Duke falls to Louisville 85-63 in Midwest Regional
Duke coach Mike Krzyzewski knows all about what it takes to win the national title. He wasn't ready to hand the NCAA tournament over to Louisville on Sunday, but he sure was impressed with what he saw.
The Blue Devils struggled against Louisville's pressure defense in the second half and were unable to overcome a slow start by Seth Curry in an 85-63 loss in the Midwest Regional final.
Russ Smith scored 23 points and the top-seeded Cardinals put aside the shock from Kevin Ware's gruesome leg injury to earn a second straight trip to the Final Four.
Duke is heading home with the third-worst tournament loss of the Krzyzewski era.
''It's the best team we've played, and they're obviously better than we played in the Bahamas,'' said Krzyzewski, referring to Duke's 76-71 win over the same Cardinals in November. ''We got beat by a better team, and we beat a lot of really good teams.''
The Blue Devils (30-6) were hoping to get Krzyzewski to the Final Four for the 12th time, which would equal John Wooden's record for coaches.
But Louisville was just too much to handle. Gorgui Dieng had 14 points, 11 rebounds and four blocks for the Cardinals, who only became more determined after Ware went down late in the first half with a horrifying right leg injury.
Ware was diagnosed with an open fracture in two places - an injury that had Cardinals players crying and embracing and Duke players covering their eyes. He had surgery at Methodist Hospital in Indy and coach Rick Pitino said the recovery is expected to take one year.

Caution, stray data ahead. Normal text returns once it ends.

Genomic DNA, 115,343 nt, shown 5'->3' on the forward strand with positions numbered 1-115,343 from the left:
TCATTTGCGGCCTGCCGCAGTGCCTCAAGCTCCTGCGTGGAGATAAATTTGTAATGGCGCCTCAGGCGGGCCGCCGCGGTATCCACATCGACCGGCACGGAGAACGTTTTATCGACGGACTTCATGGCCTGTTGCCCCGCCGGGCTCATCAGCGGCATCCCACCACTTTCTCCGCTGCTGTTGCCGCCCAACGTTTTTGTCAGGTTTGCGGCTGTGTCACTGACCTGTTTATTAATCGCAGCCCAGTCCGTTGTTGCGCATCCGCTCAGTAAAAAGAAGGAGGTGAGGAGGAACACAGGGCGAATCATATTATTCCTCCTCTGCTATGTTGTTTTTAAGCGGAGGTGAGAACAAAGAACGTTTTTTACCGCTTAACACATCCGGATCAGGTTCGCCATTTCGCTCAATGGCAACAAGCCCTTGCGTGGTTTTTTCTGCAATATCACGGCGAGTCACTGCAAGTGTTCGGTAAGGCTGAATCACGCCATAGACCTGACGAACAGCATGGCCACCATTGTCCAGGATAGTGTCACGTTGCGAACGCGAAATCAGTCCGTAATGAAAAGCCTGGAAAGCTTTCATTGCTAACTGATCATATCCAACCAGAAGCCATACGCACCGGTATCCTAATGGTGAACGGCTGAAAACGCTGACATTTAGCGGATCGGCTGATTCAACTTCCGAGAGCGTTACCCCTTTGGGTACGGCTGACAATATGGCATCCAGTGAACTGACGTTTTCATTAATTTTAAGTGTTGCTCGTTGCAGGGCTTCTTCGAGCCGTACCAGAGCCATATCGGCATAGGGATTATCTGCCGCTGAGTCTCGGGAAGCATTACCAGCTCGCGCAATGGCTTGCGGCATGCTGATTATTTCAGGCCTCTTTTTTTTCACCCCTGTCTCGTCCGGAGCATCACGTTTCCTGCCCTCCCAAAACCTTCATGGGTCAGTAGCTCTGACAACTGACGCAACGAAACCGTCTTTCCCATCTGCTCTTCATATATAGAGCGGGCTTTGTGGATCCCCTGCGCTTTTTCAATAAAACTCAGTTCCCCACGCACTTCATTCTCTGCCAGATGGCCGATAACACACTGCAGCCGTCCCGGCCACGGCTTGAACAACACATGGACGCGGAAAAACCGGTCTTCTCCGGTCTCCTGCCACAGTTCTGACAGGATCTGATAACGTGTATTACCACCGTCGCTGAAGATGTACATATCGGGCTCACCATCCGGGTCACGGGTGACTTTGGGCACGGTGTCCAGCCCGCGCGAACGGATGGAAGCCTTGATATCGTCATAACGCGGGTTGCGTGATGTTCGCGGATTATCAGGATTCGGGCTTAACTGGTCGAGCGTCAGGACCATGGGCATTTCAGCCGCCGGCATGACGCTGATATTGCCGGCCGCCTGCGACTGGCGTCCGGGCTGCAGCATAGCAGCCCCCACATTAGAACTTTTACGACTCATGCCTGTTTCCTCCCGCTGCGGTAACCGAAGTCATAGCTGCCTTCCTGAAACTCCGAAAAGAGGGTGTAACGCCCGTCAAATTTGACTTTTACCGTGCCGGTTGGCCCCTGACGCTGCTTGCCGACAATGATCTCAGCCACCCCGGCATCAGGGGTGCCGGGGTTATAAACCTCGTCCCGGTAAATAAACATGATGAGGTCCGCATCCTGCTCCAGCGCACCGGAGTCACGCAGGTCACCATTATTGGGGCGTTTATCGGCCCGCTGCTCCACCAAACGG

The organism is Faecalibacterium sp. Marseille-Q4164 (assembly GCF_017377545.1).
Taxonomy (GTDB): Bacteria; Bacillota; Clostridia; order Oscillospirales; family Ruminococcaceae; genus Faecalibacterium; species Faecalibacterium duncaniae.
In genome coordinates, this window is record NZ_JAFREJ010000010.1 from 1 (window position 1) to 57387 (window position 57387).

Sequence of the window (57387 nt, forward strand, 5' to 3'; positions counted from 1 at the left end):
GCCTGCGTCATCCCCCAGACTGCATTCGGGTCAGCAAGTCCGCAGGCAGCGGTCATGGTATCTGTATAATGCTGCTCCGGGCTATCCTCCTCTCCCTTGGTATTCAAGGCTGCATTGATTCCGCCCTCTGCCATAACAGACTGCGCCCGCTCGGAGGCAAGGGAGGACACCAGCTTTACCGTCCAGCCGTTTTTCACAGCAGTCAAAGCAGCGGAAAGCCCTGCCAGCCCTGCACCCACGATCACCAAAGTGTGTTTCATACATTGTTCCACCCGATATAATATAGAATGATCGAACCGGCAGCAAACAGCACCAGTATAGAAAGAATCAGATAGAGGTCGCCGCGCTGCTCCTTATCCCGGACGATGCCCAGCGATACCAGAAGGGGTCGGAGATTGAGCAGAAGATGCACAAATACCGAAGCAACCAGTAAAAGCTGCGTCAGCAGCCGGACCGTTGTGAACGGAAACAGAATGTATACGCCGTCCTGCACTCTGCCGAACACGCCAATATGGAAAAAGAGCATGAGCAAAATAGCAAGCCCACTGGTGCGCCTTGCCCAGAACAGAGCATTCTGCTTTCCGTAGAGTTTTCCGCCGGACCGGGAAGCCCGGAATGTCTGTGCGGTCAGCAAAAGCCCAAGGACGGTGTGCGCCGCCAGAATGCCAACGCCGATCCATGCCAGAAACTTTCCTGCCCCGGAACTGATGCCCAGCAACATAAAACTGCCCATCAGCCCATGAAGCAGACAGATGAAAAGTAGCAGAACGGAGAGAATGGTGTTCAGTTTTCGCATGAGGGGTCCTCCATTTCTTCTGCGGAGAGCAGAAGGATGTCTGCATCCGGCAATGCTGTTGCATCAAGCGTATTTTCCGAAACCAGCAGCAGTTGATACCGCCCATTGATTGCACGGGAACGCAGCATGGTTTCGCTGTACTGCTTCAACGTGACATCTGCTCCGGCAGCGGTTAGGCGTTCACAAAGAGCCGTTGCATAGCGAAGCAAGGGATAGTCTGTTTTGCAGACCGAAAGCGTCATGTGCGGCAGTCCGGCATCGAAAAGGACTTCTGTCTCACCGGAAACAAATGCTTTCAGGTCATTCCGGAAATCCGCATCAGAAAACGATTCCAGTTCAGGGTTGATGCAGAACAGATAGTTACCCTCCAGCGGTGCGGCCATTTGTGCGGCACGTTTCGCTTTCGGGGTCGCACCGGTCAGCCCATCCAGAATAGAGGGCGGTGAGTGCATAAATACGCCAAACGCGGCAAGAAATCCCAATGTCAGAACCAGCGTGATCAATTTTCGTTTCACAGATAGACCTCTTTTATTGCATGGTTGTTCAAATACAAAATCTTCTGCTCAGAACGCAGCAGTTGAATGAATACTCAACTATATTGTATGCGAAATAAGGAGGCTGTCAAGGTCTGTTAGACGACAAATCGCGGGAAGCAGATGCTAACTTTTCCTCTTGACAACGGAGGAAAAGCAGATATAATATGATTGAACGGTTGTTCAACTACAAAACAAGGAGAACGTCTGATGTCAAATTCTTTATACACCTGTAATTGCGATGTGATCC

Krzyzewski, saddened by the sight, even offered to let the teams warm up again if Pitino thought it was necessary.
For Duke, starting over may have been its best option.
Louisville (33-5) tried to keep bigger players and multiple defenders on Curry all day long, and it worked perfectly.
The senior guard didn't attempt a shot in the first 8 1/2 minutes. He missed his first three attempts and finished 3 of 9 from the field while scoring 12 points.
Curry averaged 24 points in Duke's three tourney wins.
''I was trying not to force it. My teammates were getting good looks in the first half,'' he said. ''I wasn't trying to take bad shots and force anything. But they did a good job in the first half of just being conscious of where I was at, at all times and switching a lot of stuff.''
Curry wasn't the only one having problems against Louisville's defense.
Ryan Kelly spent most of the first half in foul trouble and finished with seven points. Quinn Cook took an early seat on the bench but rallied to score 12 points on 3-of-11 shooting, and Mason Plumlee was the only Duke player who looked like himself. The Indiana native finished with 17 points and 12 rebounds in his final college game.
Nothing went right for the Blue Devils, who shot just 36.5 percent from the field.
And the biggest reason might have been Louisville's motivation to win this one for Ware.
''I don't think any of us, with what we had to witness, could have overcome it if it wasn't for Kevin Ware 12 times saying to the guys: `I'll be fine, win the game,''' Pitino said. ''And he kept saying it over and over and over. I had to get the guys all in.''
The Cardinals responded by missing four of their next five shots before taking a 35-32 lead at the break.
At halftime, Pitino finally got everybody on the same page, and the Cardinals responded.
When Louisville made it 38-32 early in the second half, Duke rallied to tie it at 42 with 16:18 to play. The Cardinals answered with the next seven points.
''They just come at you for the whole game,'' Curry said. ''I mean, they're attacking you and putting pressure on you. You try not to put them on the line, the foul line. If you do that, they're going by you. So they're a great backcourt and it was a tough test today.''
With Duke shooting so poorly, that was all the separation Louisville needed.
The Cardinals extended the lead to 59-44 with 9:39 left, and the Blue Devils never got closer than 13 again.
''I thought we had a chance there, and then boom, and that's what they do to teams. They can boom you,'' Krzyzewski said.